Letters from our readers

11 September 2010

On Fires burn throughout Detroit

Fire, now there’s an efficient and fast way to clear out poor, dirty people and their poor, dirty dwellings; it even has the added benefit of fertilizing the land so the grass can grow greener on the golf courses that will undoubtedly replace them.

Charles H
Houston, Texas, USA
9 September 2010

On US ruling class prepares attack on Social Security

I am retired and collecting SS for a couple of years now. If they want to eliminate SS, all I want back is the money I have put in put into SS through FICA taxes, adjusted for real dollar value by inflation from year of input, plus at least 3 percent interest per annum compounded on that money from year of input, less the money I've already received from SS, adjusted for recessive deflation. This would be a lump sum settlement.

A back of the envelope calculation indicates that if this were done for all recipients of SS, it would immediately cause sovereign default of the USA: any attempts to print additional fiat money would simply “compound” the problem, pun fully intended.

If the federal government attempts to eliminate SS, a class action suit by all SS payees in the USA would follow. After sovereign default of the country through loss of this suit, all public property should be forfeit and seized under the terms of said suit, for payment of judgment.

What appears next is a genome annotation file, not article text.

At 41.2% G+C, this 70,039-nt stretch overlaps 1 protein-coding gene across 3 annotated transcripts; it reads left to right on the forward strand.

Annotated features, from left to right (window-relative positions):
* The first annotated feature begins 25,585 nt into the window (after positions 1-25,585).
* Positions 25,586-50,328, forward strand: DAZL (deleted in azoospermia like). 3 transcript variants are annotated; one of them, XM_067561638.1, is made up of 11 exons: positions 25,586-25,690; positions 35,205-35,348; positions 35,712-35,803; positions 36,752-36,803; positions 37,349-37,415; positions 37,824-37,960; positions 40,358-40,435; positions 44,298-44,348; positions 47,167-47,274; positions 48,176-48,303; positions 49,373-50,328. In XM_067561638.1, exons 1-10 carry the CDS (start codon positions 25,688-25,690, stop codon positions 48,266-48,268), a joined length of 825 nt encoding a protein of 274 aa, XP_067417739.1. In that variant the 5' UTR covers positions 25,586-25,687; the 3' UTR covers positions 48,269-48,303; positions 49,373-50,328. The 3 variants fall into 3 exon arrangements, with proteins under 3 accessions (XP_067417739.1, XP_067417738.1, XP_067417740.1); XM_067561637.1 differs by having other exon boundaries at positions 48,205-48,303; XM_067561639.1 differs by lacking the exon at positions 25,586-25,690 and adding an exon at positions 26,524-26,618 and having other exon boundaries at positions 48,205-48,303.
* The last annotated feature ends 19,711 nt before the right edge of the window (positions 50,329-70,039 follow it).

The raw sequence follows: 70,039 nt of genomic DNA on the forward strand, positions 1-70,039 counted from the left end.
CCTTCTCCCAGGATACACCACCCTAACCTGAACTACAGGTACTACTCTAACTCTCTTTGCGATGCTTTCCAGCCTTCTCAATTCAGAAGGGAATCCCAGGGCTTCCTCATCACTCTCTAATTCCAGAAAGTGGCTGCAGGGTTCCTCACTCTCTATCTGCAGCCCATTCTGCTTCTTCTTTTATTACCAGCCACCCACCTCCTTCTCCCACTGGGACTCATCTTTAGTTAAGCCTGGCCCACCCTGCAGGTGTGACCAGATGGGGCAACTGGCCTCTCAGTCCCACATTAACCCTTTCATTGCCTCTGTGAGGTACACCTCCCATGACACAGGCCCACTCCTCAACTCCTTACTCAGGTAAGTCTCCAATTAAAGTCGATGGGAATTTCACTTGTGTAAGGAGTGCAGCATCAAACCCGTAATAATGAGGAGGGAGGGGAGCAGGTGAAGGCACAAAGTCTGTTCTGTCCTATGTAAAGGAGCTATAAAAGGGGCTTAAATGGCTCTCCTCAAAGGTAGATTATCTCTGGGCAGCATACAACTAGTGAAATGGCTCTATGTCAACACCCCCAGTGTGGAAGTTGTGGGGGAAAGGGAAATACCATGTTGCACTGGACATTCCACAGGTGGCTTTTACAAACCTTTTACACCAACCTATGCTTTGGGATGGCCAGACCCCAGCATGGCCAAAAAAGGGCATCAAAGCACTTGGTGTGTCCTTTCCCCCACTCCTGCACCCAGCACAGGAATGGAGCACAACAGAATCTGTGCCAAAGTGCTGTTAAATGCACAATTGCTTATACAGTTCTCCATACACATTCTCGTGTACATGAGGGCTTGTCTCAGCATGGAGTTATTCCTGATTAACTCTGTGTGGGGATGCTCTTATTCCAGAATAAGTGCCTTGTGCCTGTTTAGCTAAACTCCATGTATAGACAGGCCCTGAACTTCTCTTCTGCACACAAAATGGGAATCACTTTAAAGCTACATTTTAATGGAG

If there is no rule of law, and the judgment not honored, anarchy would follow, since the government would have demonstrated ipso facto its total lack of reason for continued existence.

Mary C.
9 September 2010

***

Excellent article on Social Security. Senator Simpson’s bigotry and ruthless “logic” are more draconian than I had imagined. Locally, my friend and socialist ran for state legislature a couple of years ago. We try...

Thanks for all you do.

Lynne
Belfast, Maine, USA
9 September 2010

On Koran-burning provocation sparks US fears over Afghanistan

I think the smallness of the Koran-burning church is somewhat misleading. The reason Obama pleads so pitifully with this group is that it has a vocal and energetic constituency carefully nurtured by the rich and corrupt and given direction by Zionist sponsored foundations and thinktanks to act against their own interests. Just as the historian Richard Pipes rallied the demented, know-nothing Nativist rabble against the communist menace during the “Cold War”, so his kid Daniel Pipes celebrates in his widely syndicated column in right-wing and Zionist rags how recent anti-Moslem outrages testify to the success of the campaign against the so-called “Islamists” which was so hard to get off the ground.